New Study Helps Predict Sudden Cardiac Arrest

© AFP 2023 BAS CZERWINSKIA woman gives a demonstration of an ambulance drone with built in defibrillator at the campus of the Delft Technical University in Delft on October 28, 2014.
A woman gives a demonstration of an ambulance drone with built in defibrillator at the campus of the Delft Technical University in Delft on October 28, 2014. - Sputnik Africa, 1920, 31.08.2023
Sudden cardiac arrest (SCA) is a major public health problem that affects millions of people worldwide every year. It occurs when the heart’s electrical system malfunctions and stops pumping blood to the rest of the body. It is not the same as a heart attack, which is caused by a blockage in a blood vessel.
A new study has revealed that half of the people who suffer sudden cardiac arrest, a life-threatening condition that causes the heart to stop beating, had warning signs in the 24 hours before their event.
The study also found that these warning signs differed by gender, and that they could be used to identify high-risk individuals and prevent deaths through the use of digital technology.
SCA can happen to anyone, even young and healthy people, and it often strikes without warning. The survival rate of SCA is very low, less than 10% in most cases unless immediate treatment with a defibrillator is provided.
However, a new study published recently in the Lancet Digital Health journal suggests that SCA may not be as unpredictable as previously thought. The study, led by researchers from Stanford University and Oregon Health & Science University in the United States, analyzed data from two community-based studies of patients with SCA in California and Oregon.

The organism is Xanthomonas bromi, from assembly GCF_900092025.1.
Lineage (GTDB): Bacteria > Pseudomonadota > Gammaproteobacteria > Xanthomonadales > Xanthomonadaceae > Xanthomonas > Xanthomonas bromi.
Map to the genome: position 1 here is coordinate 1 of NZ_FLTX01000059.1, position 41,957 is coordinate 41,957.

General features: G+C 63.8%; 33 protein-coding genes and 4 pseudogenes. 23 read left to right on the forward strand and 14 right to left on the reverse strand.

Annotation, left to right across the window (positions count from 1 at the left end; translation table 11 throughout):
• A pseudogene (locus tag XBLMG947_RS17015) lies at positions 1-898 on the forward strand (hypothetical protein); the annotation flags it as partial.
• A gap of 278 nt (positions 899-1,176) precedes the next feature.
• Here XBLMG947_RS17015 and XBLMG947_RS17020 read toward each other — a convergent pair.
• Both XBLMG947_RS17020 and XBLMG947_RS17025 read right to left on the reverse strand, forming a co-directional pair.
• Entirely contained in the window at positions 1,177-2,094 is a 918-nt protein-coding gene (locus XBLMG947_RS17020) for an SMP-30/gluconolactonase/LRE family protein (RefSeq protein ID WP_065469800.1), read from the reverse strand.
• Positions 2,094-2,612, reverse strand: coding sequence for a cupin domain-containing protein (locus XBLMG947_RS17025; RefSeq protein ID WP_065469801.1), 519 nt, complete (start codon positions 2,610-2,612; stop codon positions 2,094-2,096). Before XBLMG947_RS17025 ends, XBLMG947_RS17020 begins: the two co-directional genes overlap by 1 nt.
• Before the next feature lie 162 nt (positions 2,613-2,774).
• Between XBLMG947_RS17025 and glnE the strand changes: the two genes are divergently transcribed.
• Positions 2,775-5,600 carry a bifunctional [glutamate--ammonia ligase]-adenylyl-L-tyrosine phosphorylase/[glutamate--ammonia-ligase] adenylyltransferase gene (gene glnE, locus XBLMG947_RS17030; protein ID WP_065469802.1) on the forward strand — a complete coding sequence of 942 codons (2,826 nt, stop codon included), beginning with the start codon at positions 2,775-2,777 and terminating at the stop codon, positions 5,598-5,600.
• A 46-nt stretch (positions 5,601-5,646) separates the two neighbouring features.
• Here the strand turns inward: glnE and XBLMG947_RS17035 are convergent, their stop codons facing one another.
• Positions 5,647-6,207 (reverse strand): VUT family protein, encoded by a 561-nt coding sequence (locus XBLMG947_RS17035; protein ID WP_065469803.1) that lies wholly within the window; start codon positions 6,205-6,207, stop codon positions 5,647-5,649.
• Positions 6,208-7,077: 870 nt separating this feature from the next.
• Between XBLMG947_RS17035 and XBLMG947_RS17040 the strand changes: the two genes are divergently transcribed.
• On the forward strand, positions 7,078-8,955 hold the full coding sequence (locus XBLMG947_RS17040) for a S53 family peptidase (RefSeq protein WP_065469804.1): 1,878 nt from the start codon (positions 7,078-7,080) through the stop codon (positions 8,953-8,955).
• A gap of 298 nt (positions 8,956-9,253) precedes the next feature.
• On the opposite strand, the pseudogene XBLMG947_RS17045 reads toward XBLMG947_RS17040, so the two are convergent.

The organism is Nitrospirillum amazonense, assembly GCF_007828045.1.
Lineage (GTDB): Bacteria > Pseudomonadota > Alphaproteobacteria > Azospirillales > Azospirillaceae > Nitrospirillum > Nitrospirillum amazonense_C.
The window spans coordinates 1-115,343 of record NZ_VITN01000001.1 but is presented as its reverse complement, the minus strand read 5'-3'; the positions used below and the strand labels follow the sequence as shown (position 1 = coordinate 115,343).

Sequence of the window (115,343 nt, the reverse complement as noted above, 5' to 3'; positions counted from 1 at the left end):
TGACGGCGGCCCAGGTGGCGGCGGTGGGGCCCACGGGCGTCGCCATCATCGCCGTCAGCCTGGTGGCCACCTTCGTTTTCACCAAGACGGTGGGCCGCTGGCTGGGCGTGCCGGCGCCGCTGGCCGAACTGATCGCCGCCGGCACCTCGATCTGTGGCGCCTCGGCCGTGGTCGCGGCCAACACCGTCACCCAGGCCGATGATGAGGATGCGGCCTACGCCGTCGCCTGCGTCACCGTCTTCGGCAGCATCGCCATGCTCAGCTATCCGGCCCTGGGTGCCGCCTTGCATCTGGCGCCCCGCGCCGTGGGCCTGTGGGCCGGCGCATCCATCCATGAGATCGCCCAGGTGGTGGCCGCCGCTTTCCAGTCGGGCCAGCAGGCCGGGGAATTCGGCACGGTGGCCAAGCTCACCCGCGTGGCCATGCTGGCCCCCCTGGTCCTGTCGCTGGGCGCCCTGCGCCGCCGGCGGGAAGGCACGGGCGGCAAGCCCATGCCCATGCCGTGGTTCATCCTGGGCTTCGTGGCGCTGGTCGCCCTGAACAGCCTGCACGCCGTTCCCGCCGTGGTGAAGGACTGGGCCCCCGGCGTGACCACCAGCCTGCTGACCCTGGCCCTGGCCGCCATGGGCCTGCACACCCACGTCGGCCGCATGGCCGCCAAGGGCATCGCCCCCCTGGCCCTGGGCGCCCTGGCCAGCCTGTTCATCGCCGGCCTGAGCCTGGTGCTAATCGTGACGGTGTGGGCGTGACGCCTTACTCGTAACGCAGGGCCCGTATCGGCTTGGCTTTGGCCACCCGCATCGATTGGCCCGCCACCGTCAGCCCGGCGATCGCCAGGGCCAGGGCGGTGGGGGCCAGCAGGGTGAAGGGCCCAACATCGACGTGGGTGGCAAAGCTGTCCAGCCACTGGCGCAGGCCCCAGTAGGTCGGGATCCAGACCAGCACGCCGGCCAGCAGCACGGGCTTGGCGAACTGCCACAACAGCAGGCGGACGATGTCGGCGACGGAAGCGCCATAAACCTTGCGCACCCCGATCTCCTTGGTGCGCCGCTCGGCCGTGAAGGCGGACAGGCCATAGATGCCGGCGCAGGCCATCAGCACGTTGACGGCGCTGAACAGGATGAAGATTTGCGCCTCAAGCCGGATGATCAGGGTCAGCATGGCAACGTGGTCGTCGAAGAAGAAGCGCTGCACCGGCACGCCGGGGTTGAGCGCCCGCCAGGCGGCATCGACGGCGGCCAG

The researchers compared them with control populations who had similar symptoms but did not have SCA. The symptoms included chest pain, shortness of breath, palpitations, dizziness, fainting, sweating, nausea, vomiting, and abdominal pain.
"Harnessing warning symptoms to perform effective triage for those who need to make a 911 call could lead to early intervention and prevention of imminent death," study co-author Sumeet Chugh said in a statement.
Former Tuberculosis affected patient Ashley McQuire receives his medication from a nurse at the Tshepong Hospital Tubercolosis ward on March 12, 2015 in Klerksdorp, South Africa. - Sputnik Africa, 1920, 30.08.2023
Sub-Saharan Africa
South African Scientists Achieve Major Milestone in Tuberculosis Vaccine Development
The study found that 50% of patients with SCA had at least one warning symptom 24 hours before their attact, compared with 19% of controls. The most common symptoms for women were shortness of breath (22%), whereas for men they were chest pain (27%), shortness of breath (15%), and sweating (10%). The study also found that the symptoms were more likely to occur in the morning or evening hours, and that they lasted longer than five minutes.
The researchers used machine learning algorithms to develop a risk score that could predict the likelihood of SCA based on the symptoms and other factors such as age, sex, medical history, and medications. They validated their score using data from another study of SCA patients in Denmark. They found that their score had a high accuracy and could identify 77% of SCA cases within 24 hours.
The researchers suggested that their findings could have important implications for preventing SCA and saving lives. They propose that digital technology, such as wearable devices, smartphone apps, or telemedicine platforms, could be used to monitor people's symptoms and alert them if they are at high risk of SCA. They also recommend that people who experience any of these warning signs should seek medical attention as soon as possible.

"This is the first community-based study to evaluate the association of warning symptoms or sets of symptoms – with imminent sudden cardiac arrest using a comparison group with EMS-documented symptoms recorded as part of routine emergency care," Eduardo Marban, another author of the study, said.